S1 The Alternative Factor
The Enterprise is minding it's own business doing what amounts to a routine scan of an uninhabited planet when an energy wave passes through the ship, Spock reports the sensors indicated the planet they are orbiting for a brief instant did not exist and now a single life form is being detected. The dilithium crystals have been drained and an emergency call from Starfleet indicates that the Enterprise is the only ship tasked with investigating these strange circumstances. The man found on the planet awakes in sickbay and calls himself Lazarus and claims he is in struggle to defeat a "monster" which was responsible for the death of his people but it's the "rip" in space which is keeping them apart. Spock concludes that these two entities are infact the same person but from different universes/realities, their transition between realms is what's causing the drain on the energy systems and disrupting the very fabric of all universes. Lazarus or at least one aspect of him steals the crystals from the ship to power his vessel left on the planet but which one can the crew trust, they both want the other dead but eventually after a mishap Kirk travels into the other universe and has a frank exchange of views with the more reasonable Lazarus and together they plan to trap both versions in the "tunnel" between universes forever to fight with no end in sight.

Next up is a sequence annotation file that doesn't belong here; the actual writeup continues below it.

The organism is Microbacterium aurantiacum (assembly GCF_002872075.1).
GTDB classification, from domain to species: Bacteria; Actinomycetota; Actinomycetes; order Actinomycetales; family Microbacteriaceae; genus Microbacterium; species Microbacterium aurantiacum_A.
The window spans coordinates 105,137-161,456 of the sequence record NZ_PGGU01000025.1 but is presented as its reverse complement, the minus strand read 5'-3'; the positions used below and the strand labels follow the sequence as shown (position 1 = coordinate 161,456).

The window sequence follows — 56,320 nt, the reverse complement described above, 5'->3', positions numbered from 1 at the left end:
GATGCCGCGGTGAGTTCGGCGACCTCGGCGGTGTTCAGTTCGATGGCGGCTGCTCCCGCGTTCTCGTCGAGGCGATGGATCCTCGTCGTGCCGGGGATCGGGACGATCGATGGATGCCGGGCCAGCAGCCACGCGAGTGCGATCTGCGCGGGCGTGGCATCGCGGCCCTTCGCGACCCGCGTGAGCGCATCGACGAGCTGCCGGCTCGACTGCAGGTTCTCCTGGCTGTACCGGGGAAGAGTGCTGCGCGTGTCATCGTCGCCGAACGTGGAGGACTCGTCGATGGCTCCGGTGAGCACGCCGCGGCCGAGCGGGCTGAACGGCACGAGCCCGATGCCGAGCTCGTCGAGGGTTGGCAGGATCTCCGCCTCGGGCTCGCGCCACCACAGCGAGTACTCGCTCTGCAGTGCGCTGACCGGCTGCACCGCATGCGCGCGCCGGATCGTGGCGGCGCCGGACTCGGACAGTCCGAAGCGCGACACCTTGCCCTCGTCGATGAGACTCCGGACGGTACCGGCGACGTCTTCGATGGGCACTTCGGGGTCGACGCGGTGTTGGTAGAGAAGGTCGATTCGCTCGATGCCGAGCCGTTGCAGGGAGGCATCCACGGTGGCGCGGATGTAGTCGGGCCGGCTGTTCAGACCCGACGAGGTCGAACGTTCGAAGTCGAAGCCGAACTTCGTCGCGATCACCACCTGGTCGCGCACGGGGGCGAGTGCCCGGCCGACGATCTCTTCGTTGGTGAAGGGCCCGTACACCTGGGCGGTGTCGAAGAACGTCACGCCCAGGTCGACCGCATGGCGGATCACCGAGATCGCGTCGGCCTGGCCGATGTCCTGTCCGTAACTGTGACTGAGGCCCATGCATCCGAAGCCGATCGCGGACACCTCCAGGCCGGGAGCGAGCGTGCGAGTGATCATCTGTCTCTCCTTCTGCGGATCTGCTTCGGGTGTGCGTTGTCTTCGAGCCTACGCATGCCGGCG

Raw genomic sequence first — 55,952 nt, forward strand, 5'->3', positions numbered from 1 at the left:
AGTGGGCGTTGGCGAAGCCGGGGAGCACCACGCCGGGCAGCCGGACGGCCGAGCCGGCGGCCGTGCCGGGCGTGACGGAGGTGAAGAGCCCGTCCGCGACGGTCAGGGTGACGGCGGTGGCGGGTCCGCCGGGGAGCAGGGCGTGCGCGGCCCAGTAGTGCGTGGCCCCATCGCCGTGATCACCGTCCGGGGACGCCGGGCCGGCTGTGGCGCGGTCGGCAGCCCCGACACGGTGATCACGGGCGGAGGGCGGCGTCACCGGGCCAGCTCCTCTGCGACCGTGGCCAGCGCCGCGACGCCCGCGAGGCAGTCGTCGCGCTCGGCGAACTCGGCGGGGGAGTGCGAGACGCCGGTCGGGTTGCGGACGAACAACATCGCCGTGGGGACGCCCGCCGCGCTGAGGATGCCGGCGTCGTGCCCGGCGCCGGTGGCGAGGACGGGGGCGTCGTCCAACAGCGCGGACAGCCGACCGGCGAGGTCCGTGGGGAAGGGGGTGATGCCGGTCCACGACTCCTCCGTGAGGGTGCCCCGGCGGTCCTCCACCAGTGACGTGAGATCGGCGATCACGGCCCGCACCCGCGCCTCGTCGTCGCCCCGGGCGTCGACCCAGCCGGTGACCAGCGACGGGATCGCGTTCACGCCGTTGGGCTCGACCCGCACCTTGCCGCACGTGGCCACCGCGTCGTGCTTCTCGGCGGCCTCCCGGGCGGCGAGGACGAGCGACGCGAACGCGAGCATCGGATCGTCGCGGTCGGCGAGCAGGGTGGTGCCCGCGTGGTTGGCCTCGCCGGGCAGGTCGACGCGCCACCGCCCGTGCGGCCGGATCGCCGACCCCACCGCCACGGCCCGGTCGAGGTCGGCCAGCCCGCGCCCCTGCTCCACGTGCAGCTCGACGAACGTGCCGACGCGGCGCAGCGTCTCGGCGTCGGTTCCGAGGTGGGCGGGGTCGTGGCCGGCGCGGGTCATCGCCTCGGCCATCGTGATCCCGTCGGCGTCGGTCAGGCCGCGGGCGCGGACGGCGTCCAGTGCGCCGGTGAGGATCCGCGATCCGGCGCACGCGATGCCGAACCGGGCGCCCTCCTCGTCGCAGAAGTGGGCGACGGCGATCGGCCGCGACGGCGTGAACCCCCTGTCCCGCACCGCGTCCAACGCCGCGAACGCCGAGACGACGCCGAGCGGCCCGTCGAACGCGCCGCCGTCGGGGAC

|Lazarus played by Robert Brown|
The Alternative Factor does not get a lot of love and on the surface you can understand why, the story while having a lot of merit is so disjointed and full of what amounts to endless amounts of padding and repetitive scenes you are left wondering what the hell was going on. The story behind the episode does explain a lot and we can thank These Are The Voyagers by Marc Cushman and other sources for original series information for the revelations. The studio it seems baulked at the interracial relationship intended for Lt Masters ( Janet MacLachlan ) and Lazarus which in part led to the intended lead actor ( John Drew Barrymore ) to leave the production. Faced with an episode in serious production trouble Shatner help bring Robert Brown into the part on very short notice and the running time filled with perhaps too many shots of Lazarus falling off the rocks and almost psychedelic like effects which seemed to go on forever.
|We blend right in.|
To be fair Robert does make the most of a bad job, no disrespect to him at all and who knows if everything had gone to plan this season 1 episode could have been one of the early cornerstones of the modern representation of African Americans and women on network US television. Alas it was not to be and we left with an episode which is derided by many a Star Trek fan and this one has to agree, it's never going to be a voluntary rewatch as there are so many better original series episodes.